Ever since Plato in his cosmological book called the Timaeus, the vast majority of people who have thought (and wrote) carefully about ultimate origin questions and the nature of reality have agreed with Plato that “something can’t come from nothing.” Even the average person who has not studied philosophy, when presented with the principle that “something can’t come from nothing,” will have this very clear thought that this is at least more likely true than not true. How do we make sense of this widespread epistemic situation?

Some things are known to be true because they are self-evident. The laws of logic are self-evident, once you have taken the time to study them. For example, the deductively valid form of argument known as modus ponens is self-evidently true, namely:

Premise 1: If P then Q.
Premise 2: P is true.
Conclusion: Therefore Q is true.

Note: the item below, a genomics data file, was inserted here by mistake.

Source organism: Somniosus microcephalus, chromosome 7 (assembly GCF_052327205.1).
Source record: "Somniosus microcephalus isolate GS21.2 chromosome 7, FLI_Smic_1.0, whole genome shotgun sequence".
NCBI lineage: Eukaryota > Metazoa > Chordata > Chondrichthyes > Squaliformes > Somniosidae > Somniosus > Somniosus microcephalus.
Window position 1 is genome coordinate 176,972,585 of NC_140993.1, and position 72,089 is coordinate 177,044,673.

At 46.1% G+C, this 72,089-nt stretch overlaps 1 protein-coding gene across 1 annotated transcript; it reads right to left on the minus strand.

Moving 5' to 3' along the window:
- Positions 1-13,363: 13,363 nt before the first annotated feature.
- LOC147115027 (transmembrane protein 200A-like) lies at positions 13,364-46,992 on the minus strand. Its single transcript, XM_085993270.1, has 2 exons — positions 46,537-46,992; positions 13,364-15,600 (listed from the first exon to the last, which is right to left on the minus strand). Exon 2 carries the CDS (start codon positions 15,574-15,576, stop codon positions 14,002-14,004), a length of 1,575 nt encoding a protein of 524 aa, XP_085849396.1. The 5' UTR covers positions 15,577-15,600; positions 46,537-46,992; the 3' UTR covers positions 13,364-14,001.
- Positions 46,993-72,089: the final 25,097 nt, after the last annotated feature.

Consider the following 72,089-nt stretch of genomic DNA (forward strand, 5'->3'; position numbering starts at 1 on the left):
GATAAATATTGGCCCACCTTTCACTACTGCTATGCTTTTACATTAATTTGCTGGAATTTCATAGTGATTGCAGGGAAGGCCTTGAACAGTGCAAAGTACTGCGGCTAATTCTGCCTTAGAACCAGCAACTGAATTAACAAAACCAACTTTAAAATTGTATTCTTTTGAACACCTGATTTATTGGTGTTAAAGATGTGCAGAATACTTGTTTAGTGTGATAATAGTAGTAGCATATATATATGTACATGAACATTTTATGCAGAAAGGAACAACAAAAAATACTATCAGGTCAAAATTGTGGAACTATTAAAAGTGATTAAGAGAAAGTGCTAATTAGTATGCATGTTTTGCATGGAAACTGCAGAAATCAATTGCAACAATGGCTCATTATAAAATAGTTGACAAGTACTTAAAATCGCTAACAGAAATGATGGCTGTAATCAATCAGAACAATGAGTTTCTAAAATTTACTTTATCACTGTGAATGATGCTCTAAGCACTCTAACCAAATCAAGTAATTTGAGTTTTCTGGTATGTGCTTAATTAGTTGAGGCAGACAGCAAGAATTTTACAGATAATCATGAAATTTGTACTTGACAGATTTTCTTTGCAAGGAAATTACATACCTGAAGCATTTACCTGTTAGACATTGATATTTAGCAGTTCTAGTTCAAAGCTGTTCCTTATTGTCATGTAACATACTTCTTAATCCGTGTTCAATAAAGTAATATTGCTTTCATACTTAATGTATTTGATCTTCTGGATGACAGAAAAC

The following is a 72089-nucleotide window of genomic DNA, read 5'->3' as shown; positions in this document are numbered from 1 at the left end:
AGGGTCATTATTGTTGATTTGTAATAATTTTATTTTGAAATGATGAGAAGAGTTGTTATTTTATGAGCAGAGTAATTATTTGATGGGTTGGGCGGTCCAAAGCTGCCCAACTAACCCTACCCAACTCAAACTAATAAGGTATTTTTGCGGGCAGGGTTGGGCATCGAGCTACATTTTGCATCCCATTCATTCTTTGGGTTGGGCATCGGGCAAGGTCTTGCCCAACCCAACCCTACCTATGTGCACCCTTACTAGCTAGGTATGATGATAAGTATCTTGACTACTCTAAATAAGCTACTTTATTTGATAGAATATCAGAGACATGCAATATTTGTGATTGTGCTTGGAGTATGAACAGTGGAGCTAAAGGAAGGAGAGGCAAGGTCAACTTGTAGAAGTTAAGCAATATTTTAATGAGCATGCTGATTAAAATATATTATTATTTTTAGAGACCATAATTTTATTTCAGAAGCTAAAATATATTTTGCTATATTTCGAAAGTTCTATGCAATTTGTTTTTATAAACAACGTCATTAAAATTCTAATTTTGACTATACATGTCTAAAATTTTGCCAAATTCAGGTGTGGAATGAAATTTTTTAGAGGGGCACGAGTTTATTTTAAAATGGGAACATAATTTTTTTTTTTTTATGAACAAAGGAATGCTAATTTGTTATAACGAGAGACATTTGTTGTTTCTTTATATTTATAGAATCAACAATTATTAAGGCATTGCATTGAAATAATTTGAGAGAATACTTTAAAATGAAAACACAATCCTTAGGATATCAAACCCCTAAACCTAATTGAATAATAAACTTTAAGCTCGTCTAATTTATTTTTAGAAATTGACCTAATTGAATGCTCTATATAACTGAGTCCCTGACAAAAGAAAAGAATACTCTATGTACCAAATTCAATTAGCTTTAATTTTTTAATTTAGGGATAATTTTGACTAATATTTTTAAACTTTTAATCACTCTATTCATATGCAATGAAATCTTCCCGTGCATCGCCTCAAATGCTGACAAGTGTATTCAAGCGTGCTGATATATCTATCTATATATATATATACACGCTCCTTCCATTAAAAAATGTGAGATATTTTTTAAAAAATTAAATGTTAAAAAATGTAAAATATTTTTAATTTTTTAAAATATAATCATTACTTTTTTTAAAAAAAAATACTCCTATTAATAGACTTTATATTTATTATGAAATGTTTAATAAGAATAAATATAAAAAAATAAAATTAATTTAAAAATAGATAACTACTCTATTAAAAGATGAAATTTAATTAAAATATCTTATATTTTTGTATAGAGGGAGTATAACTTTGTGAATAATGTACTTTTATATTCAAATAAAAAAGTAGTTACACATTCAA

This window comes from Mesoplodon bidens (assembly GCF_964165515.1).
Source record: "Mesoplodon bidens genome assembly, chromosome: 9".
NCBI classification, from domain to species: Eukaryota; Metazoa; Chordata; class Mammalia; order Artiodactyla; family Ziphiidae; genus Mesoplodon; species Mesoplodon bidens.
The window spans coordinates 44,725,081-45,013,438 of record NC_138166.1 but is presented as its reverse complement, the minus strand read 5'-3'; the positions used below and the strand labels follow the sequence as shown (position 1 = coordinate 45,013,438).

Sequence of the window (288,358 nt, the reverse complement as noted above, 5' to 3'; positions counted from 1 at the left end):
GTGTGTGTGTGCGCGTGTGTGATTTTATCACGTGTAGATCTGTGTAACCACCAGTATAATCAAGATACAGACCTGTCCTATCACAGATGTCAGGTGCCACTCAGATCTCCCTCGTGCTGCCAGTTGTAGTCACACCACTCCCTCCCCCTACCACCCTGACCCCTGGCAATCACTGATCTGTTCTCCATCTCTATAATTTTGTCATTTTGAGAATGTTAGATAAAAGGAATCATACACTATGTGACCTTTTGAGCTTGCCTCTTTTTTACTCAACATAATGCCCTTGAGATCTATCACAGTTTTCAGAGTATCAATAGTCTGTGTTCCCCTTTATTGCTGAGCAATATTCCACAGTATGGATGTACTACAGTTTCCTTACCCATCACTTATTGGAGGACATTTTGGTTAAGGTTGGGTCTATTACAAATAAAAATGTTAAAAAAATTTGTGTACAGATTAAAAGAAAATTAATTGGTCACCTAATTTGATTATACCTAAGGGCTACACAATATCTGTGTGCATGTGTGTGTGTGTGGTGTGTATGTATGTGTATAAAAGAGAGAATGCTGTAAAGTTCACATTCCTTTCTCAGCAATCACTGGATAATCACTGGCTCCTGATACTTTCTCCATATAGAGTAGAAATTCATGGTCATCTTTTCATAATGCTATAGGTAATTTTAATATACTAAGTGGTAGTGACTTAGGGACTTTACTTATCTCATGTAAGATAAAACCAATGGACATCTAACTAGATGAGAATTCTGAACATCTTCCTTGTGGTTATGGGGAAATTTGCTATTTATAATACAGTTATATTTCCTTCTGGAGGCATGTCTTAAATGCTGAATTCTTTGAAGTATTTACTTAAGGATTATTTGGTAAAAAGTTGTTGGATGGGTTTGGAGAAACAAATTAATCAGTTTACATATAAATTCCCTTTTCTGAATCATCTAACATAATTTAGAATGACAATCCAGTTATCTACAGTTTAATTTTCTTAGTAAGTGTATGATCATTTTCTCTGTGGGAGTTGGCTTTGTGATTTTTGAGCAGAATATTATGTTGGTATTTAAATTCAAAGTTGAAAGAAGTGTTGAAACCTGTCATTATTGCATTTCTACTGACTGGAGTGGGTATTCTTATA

It is illogical to accept the two premises and reject the conclusion. To do so is to break a rule of logic. You can’t prove the basic rules of logic by some other rational means (this includes philosophy, science, or any other rational enterprise). You just simply know that they are true by rational reflection upon them.

“Something can’t come from nothing,” like the laws of logic, seems to present itself to the human mind as self-evidently true. Curiously, when this law is incorporated into an argument that terminates in the conclusion that God exists (or God likely exists), then many atheists have questioned the first principle of “something can’t come from nothing.”

Nothingness is the complete absence of anything whatsoever. There are no powers, no potentialities, and no specified constraints within nothingness that would make it possible for nothingness to give rise to something, regardless of whether you consider “nothingness” at the tiny metric of the quantum (subatomic) level of reality, or at the ordinary-sized level of dogs and people (which we obviously don’t see popping into existence from nothing). No physicist has ever been able to experimentally observe something (no matter how small or large) come into existence from absolutely nothing as precisely defined above.